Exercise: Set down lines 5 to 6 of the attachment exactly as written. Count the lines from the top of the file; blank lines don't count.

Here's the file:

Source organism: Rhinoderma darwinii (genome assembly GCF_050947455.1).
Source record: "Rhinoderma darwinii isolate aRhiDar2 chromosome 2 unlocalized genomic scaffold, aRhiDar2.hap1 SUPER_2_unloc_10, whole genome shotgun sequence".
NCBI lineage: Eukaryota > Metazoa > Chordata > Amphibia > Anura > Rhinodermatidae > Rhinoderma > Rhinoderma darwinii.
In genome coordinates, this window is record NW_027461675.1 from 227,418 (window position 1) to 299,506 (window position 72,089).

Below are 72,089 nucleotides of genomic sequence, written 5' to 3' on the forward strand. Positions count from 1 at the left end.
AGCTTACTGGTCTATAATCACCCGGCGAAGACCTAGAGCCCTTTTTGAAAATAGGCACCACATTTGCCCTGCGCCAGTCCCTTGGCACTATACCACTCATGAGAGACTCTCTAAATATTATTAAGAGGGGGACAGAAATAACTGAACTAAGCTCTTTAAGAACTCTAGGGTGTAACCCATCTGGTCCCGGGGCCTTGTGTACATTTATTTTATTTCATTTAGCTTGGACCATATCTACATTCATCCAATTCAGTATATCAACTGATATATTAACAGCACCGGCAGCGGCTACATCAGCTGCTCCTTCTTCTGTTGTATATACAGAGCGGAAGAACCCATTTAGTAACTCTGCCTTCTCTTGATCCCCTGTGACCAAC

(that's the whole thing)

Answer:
Below are 72,089 nucleotides of genomic sequence, written 5' to 3' on the forward strand. Positions count from 1 at the left end.
AGCTTACTGGTCTATAATCACCCGGCGAAGACCTAGAGCCCTTTTTGAAAATAGGCACCACATTTGCCCTGCGCCAGTCCCTTGGCACTATACCACTCATGAGAGACTCTCTAAATATTATTAAGAGGGGGACAGAAATAACTGAACTAAGCTCTTTAAGAACTCTAGGGTGTAACCCATCTGGTCCCGGGGCCTTGTGTACATTTATTTTATTTCATTTAGCTTGGACCATATCTACATTCATCCAATTCAGTATATCAACTGATATATTAACAGCACCGGCAGCGGCTACATCAGCTGCTCCTTCTTCTGTTGTATATACAGAGCGGAAGAACCCATTTAGTAACTCTGCCTTCTCTTGATCCCCTGTGACCAAC